Rix language combines the power of C language and the convenience of a high level language
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README.md

Build Status Rix Language logoRix Language

Rix is an expressive and efficient language for the C ecosystem. Rix uses C libraries natively and generates easy to understand C code.

There are five core principles behind Rix:

  1. Ease of programming, inspired by Python
  2. Fast, like C code
  3. Type safety, like Scala
  4. Ability to go lower level and write C code
  5. No reserved keywords, everything is redefinable

We ran the prime counting benchmark for Rix, C and Python. Here's what we got:

Measure Rix C Python
Runtime (ms) 457 424 7836
Characters of code 413 542 474

The best way to introduce yourself to this language is to take a look at some of the examples and try running them. Rix is still in early development; many features have not yet been fully implemented or described. A list of major development tasks remaining can be found in the wiki.

Features

  • Rix uses type inferencing, so the boilerplate Java statement:
Point point = new Point (x,y)

becomes a short Rix statement:

#point = Point (x, y)

New identifiers have are marked as new with "#", and Rix will infer their type for you. Their types cannot be changed once set. In the above example, point gets category Point.

  • Rix provides exception-safe resource management using Resource Acquisition Is Initialization (RAII), so you don't have to worry about memory leaks and unclosed file handles.

  • Rix tries to follow English linguistic constructs wherever possible and practical, so, most of Rix language expressions take the form:

    Subject Verb Object

    The following statements:

hello = "Hello"
helloWorld.add(hello)

parse as:

Subject Verb Object
hello = "Hello"
myset add hello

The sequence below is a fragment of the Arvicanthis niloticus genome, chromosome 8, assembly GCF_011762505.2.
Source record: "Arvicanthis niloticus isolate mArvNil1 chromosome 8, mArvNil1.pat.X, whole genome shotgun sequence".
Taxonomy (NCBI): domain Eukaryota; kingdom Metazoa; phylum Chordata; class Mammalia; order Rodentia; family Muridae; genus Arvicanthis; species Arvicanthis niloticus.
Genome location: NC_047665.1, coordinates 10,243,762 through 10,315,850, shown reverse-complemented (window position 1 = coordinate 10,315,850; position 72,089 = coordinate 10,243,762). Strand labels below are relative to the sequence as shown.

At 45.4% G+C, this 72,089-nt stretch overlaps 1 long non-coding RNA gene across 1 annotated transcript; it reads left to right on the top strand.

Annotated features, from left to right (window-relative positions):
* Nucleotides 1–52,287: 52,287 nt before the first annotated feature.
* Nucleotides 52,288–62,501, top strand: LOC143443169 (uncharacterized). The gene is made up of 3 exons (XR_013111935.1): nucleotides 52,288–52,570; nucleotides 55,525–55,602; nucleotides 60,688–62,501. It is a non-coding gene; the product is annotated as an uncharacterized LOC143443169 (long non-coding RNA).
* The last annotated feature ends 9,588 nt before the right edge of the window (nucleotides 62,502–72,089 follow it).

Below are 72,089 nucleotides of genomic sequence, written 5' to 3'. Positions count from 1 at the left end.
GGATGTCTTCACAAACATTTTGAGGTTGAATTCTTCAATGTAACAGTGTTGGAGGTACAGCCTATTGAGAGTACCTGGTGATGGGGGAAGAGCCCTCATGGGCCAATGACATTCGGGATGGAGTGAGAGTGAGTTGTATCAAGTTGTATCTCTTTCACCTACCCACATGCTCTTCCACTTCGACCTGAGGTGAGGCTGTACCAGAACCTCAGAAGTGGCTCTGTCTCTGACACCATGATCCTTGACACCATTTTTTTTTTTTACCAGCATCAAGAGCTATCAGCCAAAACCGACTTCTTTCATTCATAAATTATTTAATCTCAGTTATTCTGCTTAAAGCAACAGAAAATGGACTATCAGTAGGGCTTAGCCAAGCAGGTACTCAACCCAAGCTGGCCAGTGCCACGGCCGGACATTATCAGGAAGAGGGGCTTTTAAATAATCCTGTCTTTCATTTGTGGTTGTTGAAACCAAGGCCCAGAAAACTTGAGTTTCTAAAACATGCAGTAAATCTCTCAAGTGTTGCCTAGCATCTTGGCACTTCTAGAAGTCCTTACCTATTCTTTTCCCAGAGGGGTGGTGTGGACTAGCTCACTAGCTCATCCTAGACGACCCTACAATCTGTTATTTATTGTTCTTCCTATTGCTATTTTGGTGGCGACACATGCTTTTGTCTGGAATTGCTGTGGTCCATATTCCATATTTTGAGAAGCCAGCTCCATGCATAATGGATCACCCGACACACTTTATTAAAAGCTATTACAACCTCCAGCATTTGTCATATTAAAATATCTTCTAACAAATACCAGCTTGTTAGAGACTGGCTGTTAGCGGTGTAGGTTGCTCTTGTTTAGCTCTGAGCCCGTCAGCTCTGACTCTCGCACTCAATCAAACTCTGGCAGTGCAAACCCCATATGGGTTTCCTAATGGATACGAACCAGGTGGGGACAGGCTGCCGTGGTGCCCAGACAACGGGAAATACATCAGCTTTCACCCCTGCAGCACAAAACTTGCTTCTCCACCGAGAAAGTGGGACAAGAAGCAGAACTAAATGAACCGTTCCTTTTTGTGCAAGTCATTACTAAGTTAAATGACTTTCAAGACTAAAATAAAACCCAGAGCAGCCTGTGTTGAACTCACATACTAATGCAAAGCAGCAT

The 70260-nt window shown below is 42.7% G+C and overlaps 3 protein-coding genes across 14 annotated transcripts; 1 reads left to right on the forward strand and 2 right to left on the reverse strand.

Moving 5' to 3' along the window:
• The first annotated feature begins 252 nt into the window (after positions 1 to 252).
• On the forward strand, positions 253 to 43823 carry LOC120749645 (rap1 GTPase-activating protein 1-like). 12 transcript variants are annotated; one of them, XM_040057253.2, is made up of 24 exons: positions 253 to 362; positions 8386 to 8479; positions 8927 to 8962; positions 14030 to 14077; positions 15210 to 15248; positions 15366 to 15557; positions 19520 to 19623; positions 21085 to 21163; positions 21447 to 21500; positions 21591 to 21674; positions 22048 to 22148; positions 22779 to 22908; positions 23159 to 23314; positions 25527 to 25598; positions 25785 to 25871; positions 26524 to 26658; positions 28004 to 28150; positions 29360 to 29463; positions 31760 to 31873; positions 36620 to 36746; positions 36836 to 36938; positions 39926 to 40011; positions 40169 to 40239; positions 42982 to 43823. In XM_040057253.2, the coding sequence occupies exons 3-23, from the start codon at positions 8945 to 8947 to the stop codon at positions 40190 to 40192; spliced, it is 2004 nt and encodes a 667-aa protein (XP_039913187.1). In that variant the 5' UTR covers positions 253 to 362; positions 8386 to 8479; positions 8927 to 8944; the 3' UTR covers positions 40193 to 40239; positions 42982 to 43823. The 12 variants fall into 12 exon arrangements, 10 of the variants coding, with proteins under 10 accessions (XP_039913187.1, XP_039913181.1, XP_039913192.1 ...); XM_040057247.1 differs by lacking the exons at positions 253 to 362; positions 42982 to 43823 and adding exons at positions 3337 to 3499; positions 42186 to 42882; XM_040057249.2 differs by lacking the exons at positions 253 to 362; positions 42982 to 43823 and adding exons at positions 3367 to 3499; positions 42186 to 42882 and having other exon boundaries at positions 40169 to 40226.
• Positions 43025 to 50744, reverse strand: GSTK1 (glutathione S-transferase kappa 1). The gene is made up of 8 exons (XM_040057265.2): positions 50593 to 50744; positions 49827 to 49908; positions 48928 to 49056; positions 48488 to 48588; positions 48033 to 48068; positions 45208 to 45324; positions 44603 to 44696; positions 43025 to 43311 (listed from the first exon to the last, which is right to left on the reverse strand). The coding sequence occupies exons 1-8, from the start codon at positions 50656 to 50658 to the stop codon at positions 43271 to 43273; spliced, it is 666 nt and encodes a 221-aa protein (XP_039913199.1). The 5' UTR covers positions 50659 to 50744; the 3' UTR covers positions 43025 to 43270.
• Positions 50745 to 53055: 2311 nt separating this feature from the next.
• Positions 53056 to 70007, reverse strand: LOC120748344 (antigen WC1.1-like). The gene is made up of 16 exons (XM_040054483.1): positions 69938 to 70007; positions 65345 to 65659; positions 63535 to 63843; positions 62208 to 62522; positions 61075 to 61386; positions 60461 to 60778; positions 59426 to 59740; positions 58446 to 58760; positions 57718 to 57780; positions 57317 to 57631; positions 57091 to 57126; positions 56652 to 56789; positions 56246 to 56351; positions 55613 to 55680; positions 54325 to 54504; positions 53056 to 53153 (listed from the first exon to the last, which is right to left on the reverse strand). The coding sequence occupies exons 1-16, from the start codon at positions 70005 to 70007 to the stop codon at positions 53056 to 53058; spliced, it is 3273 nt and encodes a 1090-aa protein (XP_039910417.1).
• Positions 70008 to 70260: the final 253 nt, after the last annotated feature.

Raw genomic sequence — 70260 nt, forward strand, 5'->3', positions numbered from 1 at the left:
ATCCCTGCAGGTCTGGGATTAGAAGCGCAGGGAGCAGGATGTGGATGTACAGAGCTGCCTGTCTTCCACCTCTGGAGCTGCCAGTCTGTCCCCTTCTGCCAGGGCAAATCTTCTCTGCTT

Subjects and objects are collectively known as nouns, and are analogous to object (instances of a class) in object-oriented programming.

Methods and function are called verbs in ritchie. For example:

factorial -> int (int n)
	#result = 1
	#i.for (1,n+1)
		result = result * i
	-> result

print (factorial (5))

You can also write succint one liner verbs like the one below which gives the nth Fibonacci number:

fib -> int(int n) = (n <= 1).tf (n, fib(n-1) + fib(n-2))

print (fib(5))

There's no assignment operator in Rix, but = is defined as an assignment verb for Identifier.

  • A special category of verb is a control flow verb.

if, while and for in Rix are all such verbs. They are not keywords, as you can redefine them, although this is probably not a good idea.

  • Rix has no keywords. All operators in Rix can be overloaded.

  • Rix is whitespace sensitive

Get started

  1. Build the rix compiler make clean;make
  2. Write your rix program in your favourite text editor (let's call it program.rit)
  3. Set RIX_HOME export RIX_HOME=/path/to/rix
  4. Run ${RIX_HOME}/rix.sh program.rit and rix will build, execute and run the program

Team

Rix Language is being developed by a group of efficiency obsessed programmers for demanding programmers who want both the conciseness of Python and the efficiency of C.

Concept: Rohana Rezel (Riolet Corporation)

Design and implementation: Joe Pelz, Phillip Hood and Dimitry Rakhlei (final year students at BCIT, Burnaby, BC, Canada)